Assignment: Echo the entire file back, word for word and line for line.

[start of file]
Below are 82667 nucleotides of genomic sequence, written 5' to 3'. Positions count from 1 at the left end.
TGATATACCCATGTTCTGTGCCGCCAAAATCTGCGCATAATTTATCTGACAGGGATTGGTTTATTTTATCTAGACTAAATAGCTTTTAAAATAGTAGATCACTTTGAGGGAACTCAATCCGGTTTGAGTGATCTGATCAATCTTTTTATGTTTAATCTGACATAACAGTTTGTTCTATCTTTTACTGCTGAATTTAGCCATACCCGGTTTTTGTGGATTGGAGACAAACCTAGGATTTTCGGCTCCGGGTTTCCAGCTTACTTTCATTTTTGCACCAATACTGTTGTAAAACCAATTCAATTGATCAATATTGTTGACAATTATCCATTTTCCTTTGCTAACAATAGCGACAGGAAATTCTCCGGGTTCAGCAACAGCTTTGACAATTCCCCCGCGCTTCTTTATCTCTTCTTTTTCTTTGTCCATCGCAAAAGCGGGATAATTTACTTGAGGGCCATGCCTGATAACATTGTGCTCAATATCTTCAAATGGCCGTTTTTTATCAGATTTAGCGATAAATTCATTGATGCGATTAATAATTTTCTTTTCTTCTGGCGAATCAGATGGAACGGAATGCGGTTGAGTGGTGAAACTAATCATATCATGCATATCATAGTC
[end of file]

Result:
Below are 82667 nucleotides of genomic sequence, written 5' to 3'. Positions count from 1 at the left end.
TGATATACCCATGTTCTGTGCCGCCAAAATCTGCGCATAATTTATCTGACAGGGATTGGTTTATTTTATCTAGACTAAATAGCTTTTAAAATAGTAGATCACTTTGAGGGAACTCAATCCGGTTTGAGTGATCTGATCAATCTTTTTATGTTTAATCTGACATAACAGTTTGTTCTATCTTTTACTGCTGAATTTAGCCATACCCGGTTTTTGTGGATTGGAGACAAACCTAGGATTTTCGGCTCCGGGTTTCCAGCTTACTTTCATTTTTGCACCAATACTGTTGTAAAACCAATTCAATTGATCAATATTGTTGACAATTATCCATTTTCCTTTGCTAACAATAGCGACAGGAAATTCTCCGGGTTCAGCAACAGCTTTGACAATTCCCCCGCGCTTCTTTATCTCTTCTTTTTCTTTGTCCATCGCAAAAGCGGGATAATTTACTTGAGGGCCATGCCTGATAACATTGTGCTCAATATCTTCAAATGGCCGTTTTTTATCAGATTTAGCGATAAATTCATTGATGCGATTAATAATTTTCTTTTCTTCTGGCGAATCAGATGGAACGGAATGCGGTTGAGTGGTGAAACTAATCATATCATGCATATCATAGTC